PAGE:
Wikipedia’s Article of the Day January 13, 2020: Art Ross
Art Ross (1886–1964) was a Canadian ice hockey player and executive from 1905 until 1954. Among the best defencemen of his era, he was one of the first to skate up the ice with the puck rather than pass it to a forward.
He won the Stanley Cup twice in a playing career that lasted thirteen seasons; in January 1907 with the Kenora Thistles and in 1908 with the Montreal Wanderers. In 1911 he led one of the first organized player strikes over pay. When the Wanderers’ home arena burned down in January 1918, the team ceased operations and Ross retired as a player.
After several years as an on-ice official, he was named head coach of the Hamilton Tigers for one season. When the Boston Bruins were formed in 1924, he was hired as the first coach and general manager of the team.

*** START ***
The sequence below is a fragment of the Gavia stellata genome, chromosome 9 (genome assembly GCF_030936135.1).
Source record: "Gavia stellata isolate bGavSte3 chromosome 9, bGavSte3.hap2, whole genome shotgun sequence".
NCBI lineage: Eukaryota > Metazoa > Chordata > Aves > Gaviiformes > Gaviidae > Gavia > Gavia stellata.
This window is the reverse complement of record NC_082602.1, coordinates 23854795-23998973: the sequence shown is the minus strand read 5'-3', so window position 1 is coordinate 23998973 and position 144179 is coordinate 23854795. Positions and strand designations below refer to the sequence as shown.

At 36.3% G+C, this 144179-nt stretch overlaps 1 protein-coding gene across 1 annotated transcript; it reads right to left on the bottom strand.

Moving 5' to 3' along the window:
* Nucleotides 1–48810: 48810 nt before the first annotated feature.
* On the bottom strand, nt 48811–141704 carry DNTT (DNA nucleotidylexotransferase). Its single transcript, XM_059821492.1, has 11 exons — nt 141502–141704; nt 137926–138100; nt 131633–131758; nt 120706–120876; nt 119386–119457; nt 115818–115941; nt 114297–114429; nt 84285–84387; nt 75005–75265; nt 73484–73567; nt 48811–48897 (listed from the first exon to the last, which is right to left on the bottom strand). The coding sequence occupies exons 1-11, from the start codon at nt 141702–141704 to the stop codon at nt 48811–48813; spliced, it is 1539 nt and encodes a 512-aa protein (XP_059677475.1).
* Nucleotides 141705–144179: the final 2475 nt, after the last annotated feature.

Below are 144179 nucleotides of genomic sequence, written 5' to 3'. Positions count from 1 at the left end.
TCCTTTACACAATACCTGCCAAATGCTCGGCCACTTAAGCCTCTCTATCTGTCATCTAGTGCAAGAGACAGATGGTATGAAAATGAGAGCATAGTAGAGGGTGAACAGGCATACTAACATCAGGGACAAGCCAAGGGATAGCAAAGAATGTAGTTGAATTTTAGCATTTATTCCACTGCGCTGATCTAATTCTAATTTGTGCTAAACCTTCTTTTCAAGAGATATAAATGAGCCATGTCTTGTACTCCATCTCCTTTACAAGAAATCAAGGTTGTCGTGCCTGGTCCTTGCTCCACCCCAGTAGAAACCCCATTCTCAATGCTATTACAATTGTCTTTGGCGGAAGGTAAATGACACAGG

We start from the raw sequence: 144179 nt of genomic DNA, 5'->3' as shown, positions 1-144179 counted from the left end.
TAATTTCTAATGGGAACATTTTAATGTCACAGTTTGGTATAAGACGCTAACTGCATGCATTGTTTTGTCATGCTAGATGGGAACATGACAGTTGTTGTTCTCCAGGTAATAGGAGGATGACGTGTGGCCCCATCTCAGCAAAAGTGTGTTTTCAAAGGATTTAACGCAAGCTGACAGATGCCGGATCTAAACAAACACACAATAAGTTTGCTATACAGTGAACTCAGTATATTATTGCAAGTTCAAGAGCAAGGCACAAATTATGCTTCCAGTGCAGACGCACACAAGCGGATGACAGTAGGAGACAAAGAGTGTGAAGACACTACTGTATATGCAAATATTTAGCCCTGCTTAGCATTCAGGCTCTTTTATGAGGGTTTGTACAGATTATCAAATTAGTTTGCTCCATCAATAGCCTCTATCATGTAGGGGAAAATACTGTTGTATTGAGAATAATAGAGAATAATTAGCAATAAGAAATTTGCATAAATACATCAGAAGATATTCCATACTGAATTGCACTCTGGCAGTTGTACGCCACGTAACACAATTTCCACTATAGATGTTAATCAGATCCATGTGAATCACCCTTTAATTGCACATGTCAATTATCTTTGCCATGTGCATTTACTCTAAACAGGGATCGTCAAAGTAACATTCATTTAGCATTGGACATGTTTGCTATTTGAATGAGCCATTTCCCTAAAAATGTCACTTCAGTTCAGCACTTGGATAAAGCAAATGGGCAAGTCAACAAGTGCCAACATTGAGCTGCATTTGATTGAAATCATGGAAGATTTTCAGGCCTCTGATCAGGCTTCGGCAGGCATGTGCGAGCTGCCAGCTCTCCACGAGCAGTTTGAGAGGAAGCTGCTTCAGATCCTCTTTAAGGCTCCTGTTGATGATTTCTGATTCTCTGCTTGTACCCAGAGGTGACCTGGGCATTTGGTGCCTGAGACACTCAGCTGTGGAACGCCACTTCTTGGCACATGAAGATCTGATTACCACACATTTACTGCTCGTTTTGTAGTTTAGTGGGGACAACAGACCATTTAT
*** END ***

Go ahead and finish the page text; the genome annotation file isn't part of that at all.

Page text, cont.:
He would go on to coach the team on four separate occasions up to 1945 and stayed as general manager until retiring in 1954. Ross helped the Bruins win the league ten times and win the Stanley Cup three times; Ross himself coached the team to one of those victories.
—— AUTO – GENERATED; Published (Halifax Canada Time AST) on: January 12, 2020 at 11:34PM